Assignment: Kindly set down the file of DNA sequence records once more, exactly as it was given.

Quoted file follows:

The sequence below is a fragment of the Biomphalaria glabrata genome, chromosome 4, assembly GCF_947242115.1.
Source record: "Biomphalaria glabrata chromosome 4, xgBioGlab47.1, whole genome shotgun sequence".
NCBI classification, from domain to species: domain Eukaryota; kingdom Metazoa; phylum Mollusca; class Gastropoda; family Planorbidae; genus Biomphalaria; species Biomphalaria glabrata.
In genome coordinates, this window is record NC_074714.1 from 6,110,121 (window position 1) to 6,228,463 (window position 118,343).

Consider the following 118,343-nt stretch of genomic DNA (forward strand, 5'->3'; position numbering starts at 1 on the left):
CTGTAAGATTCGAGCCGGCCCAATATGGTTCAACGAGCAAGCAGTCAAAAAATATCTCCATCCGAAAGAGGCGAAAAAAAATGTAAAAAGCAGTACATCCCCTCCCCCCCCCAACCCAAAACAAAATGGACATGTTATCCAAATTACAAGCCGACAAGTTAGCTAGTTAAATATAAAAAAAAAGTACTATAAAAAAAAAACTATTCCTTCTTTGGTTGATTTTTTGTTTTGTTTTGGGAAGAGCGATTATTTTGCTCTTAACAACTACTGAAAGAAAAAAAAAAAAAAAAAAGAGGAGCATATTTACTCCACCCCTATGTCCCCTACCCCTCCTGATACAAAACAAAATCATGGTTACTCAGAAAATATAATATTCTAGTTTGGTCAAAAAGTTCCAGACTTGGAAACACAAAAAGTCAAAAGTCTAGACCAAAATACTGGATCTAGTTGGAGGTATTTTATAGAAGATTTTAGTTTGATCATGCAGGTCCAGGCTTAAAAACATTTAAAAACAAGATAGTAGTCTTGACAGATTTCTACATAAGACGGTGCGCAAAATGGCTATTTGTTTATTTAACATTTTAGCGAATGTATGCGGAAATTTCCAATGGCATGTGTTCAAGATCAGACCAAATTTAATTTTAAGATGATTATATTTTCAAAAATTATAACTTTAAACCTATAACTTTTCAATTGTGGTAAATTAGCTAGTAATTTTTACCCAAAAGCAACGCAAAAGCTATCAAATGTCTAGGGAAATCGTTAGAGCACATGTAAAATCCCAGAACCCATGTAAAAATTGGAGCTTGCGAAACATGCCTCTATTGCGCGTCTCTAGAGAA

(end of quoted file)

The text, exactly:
The sequence below is a fragment of the Biomphalaria glabrata genome, chromosome 4, assembly GCF_947242115.1.
Source record: "Biomphalaria glabrata chromosome 4, xgBioGlab47.1, whole genome shotgun sequence".
NCBI classification, from domain to species: domain Eukaryota; kingdom Metazoa; phylum Mollusca; class Gastropoda; family Planorbidae; genus Biomphalaria; species Biomphalaria glabrata.
In genome coordinates, this window is record NC_074714.1 from 6,110,121 (window position 1) to 6,228,463 (window position 118,343).

Consider the following 118,343-nt stretch of genomic DNA (forward strand, 5'->3'; position numbering starts at 1 on the left):
CTGTAAGATTCGAGCCGGCCCAATATGGTTCAACGAGCAAGCAGTCAAAAAATATCTCCATCCGAAAGAGGCGAAAAAAAATGTAAAAAGCAGTACATCCCCTCCCCCCCCCAACCCAAAACAAAATGGACATGTTATCCAAATTACAAGCCGACAAGTTAGCTAGTTAAATATAAAAAAAAAGTACTATAAAAAAAAAACTATTCCTTCTTTGGTTGATTTTTTGTTTTGTTTTGGGAAGAGCGATTATTTTGCTCTTAACAACTACTGAAAGAAAAAAAAAAAAAAAAAAGAGGAGCATATTTACTCCACCCCTATGTCCCCTACCCCTCCTGATACAAAACAAAATCATGGTTACTCAGAAAATATAATATTCTAGTTTGGTCAAAAAGTTCCAGACTTGGAAACACAAAAAGTCAAAAGTCTAGACCAAAATACTGGATCTAGTTGGAGGTATTTTATAGAAGATTTTAGTTTGATCATGCAGGTCCAGGCTTAAAAACATTTAAAAACAAGATAGTAGTCTTGACAGATTTCTACATAAGACGGTGCGCAAAATGGCTATTTGTTTATTTAACATTTTAGCGAATGTATGCGGAAATTTCCAATGGCATGTGTTCAAGATCAGACCAAATTTAATTTTAAGATGATTATATTTTCAAAAATTATAACTTTAAACCTATAACTTTTCAATTGTGGTAAATTAGCTAGTAATTTTTACCCAAAAGCAACGCAAAAGCTATCAAATGTCTAGGGAAATCGTTAGAGCACATGTAAAATCCCAGAACCCATGTAAAAATTGGAGCTTGCGAAACATGCCTCTATTGCGCGTCTCTAGAGAA